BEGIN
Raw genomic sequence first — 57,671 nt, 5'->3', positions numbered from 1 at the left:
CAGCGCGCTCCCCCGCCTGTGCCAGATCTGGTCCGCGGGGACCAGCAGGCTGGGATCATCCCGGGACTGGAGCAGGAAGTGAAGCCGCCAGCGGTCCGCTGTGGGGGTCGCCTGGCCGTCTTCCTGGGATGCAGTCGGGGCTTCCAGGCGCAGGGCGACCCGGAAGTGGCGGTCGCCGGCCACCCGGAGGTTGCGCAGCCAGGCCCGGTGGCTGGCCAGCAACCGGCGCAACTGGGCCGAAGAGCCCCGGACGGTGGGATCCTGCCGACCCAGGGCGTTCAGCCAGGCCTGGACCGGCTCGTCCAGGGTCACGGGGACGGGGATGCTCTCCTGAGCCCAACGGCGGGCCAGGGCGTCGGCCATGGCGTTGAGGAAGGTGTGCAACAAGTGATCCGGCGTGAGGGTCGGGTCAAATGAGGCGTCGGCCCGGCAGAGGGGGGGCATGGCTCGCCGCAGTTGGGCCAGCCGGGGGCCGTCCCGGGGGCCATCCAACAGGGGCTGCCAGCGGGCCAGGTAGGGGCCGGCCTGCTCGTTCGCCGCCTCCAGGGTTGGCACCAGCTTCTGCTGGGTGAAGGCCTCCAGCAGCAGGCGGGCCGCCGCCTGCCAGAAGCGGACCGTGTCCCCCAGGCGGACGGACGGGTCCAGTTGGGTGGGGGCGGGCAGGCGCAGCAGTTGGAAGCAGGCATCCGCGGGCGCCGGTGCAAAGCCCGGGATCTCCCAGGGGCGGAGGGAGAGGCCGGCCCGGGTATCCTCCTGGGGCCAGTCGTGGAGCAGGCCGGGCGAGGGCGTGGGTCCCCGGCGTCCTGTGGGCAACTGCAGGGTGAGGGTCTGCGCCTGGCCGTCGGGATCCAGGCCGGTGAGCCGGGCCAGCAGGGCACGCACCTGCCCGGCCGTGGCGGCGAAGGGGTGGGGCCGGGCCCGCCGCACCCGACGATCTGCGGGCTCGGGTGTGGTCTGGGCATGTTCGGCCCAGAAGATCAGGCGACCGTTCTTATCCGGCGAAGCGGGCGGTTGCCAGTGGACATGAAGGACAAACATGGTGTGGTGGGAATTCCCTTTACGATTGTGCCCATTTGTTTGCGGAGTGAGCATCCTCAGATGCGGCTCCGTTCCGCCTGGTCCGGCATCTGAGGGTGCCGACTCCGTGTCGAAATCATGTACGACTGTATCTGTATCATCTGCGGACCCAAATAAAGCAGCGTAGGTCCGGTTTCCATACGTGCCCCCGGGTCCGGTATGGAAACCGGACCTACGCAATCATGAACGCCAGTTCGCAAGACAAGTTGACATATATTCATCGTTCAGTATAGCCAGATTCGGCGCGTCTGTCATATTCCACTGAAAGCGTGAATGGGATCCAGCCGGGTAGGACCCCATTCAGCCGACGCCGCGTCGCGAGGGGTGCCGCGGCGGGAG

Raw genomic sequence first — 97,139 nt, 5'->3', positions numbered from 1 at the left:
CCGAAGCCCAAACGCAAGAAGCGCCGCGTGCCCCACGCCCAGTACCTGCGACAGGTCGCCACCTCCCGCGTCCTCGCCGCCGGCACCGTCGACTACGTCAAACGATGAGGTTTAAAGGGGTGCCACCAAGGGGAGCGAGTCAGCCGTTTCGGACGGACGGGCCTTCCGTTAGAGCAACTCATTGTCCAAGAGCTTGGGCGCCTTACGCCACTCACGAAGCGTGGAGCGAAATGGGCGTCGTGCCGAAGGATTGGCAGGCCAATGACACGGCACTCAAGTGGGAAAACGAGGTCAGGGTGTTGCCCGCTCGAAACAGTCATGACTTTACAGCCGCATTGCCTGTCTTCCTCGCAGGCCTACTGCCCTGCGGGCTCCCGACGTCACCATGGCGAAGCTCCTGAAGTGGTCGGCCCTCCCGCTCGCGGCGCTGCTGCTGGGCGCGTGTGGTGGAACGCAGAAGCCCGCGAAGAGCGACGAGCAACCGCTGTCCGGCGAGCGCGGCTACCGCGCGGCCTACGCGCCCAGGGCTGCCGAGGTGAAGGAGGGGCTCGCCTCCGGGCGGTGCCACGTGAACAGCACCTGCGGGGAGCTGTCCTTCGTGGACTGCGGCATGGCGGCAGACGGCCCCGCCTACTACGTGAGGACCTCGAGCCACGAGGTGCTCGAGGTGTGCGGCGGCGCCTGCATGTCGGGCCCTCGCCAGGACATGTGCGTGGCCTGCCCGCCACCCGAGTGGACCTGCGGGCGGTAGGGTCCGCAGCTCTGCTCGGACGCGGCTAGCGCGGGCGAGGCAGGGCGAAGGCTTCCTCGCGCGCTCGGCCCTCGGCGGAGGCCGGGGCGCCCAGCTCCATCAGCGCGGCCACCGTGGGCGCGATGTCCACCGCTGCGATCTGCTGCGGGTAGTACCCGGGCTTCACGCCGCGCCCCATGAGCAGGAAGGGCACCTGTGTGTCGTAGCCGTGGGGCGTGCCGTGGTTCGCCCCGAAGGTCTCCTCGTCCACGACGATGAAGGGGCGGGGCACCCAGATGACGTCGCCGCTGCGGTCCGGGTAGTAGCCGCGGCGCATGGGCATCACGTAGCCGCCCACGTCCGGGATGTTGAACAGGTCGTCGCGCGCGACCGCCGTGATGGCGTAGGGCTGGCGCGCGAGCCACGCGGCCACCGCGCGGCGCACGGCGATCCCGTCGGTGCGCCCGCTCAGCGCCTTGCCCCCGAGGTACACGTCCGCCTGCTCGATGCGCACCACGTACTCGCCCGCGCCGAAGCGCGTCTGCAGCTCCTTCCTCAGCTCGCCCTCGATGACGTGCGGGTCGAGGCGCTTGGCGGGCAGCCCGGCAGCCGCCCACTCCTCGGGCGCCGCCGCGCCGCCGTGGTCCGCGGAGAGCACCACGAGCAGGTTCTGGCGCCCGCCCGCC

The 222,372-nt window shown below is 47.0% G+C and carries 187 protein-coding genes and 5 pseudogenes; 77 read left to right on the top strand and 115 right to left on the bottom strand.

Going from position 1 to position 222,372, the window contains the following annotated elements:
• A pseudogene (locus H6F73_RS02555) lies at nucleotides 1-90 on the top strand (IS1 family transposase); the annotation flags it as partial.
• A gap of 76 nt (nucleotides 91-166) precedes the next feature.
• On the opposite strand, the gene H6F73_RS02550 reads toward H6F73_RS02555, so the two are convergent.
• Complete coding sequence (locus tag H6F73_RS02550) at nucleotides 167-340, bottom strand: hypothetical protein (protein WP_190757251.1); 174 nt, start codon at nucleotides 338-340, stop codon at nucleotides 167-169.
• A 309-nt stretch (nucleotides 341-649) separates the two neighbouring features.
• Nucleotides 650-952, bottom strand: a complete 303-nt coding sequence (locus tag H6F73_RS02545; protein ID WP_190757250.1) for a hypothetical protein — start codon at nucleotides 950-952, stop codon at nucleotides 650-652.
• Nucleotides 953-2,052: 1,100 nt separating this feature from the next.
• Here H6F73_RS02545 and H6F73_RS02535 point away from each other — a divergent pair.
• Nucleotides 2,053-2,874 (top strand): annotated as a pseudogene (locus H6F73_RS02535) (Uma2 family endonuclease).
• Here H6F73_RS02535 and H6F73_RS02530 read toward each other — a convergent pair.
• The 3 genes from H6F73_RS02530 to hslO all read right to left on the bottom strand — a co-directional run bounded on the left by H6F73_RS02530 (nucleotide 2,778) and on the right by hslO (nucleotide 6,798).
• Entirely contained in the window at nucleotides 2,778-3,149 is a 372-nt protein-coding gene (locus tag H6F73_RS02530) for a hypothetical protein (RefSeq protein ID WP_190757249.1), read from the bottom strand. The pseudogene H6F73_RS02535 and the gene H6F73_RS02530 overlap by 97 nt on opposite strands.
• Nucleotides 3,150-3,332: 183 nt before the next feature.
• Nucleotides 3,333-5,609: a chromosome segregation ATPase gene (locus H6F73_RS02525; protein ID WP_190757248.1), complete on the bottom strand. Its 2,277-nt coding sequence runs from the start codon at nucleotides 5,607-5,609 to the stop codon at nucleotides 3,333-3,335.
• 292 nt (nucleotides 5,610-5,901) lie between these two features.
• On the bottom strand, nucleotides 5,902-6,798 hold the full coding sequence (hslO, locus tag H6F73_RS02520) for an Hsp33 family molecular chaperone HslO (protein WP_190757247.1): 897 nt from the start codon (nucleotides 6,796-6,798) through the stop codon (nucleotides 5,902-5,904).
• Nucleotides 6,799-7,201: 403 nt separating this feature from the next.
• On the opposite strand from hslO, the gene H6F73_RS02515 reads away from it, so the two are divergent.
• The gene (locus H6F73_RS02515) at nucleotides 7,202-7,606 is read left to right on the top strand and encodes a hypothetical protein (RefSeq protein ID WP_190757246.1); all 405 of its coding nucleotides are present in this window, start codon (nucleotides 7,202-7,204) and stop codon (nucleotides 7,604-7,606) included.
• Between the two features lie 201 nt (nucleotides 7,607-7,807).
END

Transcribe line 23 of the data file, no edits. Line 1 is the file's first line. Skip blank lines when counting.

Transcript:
• Nucleotides 6,799-7,201: 403 nt separating this feature from the next.